Next, on the shelf below, are photo albums, waiting to be opened and perused—yet another look at who I am, who I have been. And all to be looked at by those I don’t know well or who know me and who I am only slightly. And all of the shelves in this public book case never change, are never rearranged; they are too much a part of my basic being to change.
But the shelves in my office—so fluid, so non-sensical to the untrained eye. And yet, I know what is what and how to find it, even when the spines are turned to the back and all I see are the fat or narrow tomes with yellow sticky notes poking out like little tongues, begging me to open them and do something with them. These are books I’ve pulled from somewhere to look something up. Thus, A Field Guide to Western Birds rests just under Wild, by Cheryl Strayed. On a certain sunny day, I might have seen an oddly colored bird on the tree outside my window and hoped to find it in the guide, on the very same day I referred to something Cheryl Strayed said in her powerful memoir. And then there are the textbooks I use in the classes I’m teaching these days, at the ready for all kinds of references so I can do my work. Tuesdays with Morrie rests just under Mark Doty’s sad but beautiful memoir, Heaven’s Coast. Both of them are references about dying and grief, something I’ve been thinking about a lot lately. These are the books of every day, not overflow or needless. These are the books I need to pack in boxes that say “Don’t Lose This” on their outsides so I’ll be able to restore them to their places after the carpet is installed.
I wish I could explain clearly, however, the reason for the extra books on my other bookshelf in my office. A stack of Rick Steves’ travel books—France, England, Ireland, Spain—as well as Playwriting for Dummies and Writing Young Adult Fiction for Dummies just below. And just next to those, two dumbbells, 3 lbs. each, and a blood pressure monitor just next to those. I can see re-shelving the travel books, or maybe even getting rid of the ones that go back to 2009 and beyond. Again, though, it’s just too hard to toss out books you’ve grown used to seeing, kind of like friends you keep in touch with but with whom you have little in common after so many years.
And I could never, ever toss out my friends or former lovers. But that’s another blog topic!
He’s not much fun. He’s curled up uncomfortably in the huge cage you’ve bought for him to recover in for most of the day. That is, when he's not scratching around in the litter box just five inches from the corner where he sleeps and another five inches from his food and water dishes.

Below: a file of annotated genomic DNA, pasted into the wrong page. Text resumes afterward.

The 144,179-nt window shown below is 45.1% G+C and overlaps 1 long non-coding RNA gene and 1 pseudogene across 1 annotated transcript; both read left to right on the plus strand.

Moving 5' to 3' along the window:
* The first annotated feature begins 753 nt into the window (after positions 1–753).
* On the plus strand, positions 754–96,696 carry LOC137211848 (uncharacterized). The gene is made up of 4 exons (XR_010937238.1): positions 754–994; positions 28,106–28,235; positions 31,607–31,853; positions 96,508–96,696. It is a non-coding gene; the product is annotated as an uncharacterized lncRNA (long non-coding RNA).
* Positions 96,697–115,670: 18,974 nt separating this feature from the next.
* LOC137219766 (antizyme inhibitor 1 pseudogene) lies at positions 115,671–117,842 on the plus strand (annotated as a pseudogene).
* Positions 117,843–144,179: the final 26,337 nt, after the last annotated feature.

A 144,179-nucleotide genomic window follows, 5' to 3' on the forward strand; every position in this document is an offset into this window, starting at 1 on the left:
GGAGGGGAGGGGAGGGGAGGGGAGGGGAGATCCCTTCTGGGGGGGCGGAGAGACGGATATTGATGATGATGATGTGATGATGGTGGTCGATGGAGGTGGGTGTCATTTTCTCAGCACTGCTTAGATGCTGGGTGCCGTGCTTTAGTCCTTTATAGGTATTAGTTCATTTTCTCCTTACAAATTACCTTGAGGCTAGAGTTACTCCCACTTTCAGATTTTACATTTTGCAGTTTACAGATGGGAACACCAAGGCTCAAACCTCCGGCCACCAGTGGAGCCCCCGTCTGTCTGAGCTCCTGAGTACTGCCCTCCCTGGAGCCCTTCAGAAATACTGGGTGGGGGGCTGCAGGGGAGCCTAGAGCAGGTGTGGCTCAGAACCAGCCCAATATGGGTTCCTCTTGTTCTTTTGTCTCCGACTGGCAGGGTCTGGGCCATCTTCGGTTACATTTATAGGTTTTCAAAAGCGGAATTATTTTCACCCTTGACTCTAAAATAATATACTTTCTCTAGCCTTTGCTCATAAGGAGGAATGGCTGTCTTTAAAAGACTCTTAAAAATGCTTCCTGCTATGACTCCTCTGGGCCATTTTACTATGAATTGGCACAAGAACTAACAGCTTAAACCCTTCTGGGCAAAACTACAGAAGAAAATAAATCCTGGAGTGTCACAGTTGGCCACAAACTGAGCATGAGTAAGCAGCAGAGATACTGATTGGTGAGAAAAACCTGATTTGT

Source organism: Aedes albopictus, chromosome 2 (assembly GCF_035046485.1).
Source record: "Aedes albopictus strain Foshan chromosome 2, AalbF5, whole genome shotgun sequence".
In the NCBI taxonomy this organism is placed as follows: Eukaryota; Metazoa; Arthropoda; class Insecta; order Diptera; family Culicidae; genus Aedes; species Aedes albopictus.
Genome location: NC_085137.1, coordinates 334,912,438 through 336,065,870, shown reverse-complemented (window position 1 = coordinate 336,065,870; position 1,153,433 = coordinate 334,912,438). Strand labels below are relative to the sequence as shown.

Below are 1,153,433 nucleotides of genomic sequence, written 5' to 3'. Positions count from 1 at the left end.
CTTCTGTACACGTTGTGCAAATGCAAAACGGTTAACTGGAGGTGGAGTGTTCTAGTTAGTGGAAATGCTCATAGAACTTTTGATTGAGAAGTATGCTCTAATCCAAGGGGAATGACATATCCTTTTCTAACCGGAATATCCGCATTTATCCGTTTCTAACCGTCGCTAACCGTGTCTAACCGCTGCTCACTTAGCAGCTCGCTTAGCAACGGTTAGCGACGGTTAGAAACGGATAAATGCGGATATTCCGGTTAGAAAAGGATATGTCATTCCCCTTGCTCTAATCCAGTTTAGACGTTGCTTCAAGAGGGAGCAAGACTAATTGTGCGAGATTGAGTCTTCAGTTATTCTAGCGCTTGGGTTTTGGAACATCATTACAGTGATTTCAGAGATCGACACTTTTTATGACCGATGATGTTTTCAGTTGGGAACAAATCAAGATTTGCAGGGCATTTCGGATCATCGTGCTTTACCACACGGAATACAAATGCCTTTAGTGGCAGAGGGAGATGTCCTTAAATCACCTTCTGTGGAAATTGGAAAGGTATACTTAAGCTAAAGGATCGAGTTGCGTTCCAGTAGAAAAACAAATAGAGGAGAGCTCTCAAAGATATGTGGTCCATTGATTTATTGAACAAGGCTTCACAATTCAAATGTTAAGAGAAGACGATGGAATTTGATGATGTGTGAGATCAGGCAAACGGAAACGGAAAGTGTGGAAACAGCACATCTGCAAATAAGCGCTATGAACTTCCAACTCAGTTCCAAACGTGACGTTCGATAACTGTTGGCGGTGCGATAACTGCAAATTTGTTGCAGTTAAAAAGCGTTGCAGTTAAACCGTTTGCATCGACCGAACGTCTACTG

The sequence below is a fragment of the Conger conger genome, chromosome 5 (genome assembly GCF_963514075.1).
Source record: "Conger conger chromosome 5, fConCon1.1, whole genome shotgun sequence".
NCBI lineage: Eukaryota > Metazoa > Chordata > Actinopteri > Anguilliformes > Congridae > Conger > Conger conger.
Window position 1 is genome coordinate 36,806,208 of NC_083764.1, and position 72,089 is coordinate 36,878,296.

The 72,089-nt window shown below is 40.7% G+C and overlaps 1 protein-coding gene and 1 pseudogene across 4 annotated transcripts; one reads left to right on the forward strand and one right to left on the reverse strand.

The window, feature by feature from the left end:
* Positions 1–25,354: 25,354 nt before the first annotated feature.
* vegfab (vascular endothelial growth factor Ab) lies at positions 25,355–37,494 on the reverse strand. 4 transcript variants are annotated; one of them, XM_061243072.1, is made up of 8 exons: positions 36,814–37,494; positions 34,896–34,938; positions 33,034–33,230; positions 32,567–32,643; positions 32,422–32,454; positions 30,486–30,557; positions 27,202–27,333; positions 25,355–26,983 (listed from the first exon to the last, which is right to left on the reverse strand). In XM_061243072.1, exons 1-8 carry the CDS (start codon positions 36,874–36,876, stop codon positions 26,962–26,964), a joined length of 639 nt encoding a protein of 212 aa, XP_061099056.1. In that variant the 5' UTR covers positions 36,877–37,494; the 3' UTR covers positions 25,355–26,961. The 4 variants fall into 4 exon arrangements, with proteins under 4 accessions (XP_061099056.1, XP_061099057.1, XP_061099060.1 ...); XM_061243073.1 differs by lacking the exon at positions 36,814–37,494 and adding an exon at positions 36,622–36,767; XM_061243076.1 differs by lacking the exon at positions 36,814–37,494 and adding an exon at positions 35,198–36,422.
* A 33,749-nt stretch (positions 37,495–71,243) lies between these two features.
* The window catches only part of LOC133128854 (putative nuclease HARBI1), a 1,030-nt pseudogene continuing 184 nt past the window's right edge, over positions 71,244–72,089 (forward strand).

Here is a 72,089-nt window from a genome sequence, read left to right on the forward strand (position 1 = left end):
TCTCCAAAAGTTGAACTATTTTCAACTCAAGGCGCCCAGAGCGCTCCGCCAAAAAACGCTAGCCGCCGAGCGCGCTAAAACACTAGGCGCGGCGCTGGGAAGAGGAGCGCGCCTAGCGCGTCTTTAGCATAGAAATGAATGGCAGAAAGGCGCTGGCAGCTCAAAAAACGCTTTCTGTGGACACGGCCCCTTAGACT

You feed him constantly, hoping that each teaspoon of wet food will go directly to that pelvic bone that snapped under your right rear tire, the slender bone the vet pointed to on the x-ray, assuring you that it would heal in a couple of months, with cage rest.
You let him rest but sometimes open the door to his cage so he can roam, hobbling slowly. He does a solemn perimeter check of your office, sniffing the ancient barf spots in the carpet, then ventures to the nooks and corners where he’s sniffed before, in better days. He stops and looks upward at the wash of sunlight pouring through the window where he would sometimes sit, like a decorative ceramic cat on the back of the piano, looking out. Now, a glimmer of longing comes over his face. You tell him “No!” And he slinks off, stopping to look up at the cozy futon where he’s slept on many a winter’s day, and perhaps a memory comes to him, as he swallows hard, as if choking back a furball, or just a sad thought. And when he’s back in his cage, he wraps himself into a ball, covers his eyes with his two good paws and falls asleep.
When you run over your cat, you know you’ll never forget that eerie feeling of something under your wheel. What’s that? A branch? Why would there be a….? Oh, God! The cat! You realize this too late as he darts out from under and looks back at you, his eyes round with shock. You put the car in park, throw open your door and run after him, for he’s trying, with one side of his body a useless impediment, to get to the backyard, running for his life, running from you! Now, from his cage, he looks at you, or seems to, anyway, quite differently. You don’t know what he’s thinking when he wakes up and scowls, slit-eyed, and rises trying to balance in the least painful way, as some kind of thought returns to his little sleepy brain that he’s not the same old cat that he used to be, at least for now.
When you run over your cat, you keep saying you’re sorry, and sometimes you remind him it was, sadly, his own cat-fault for sleeping in a risky place. You want to go back to just before that horrible moment and have the wisdom for check to see if he was lazing in the sunny spot behind your car. You keep apologizing and hoping that he’ll say“It’s okay, really!” But he doesn’t, and he never will.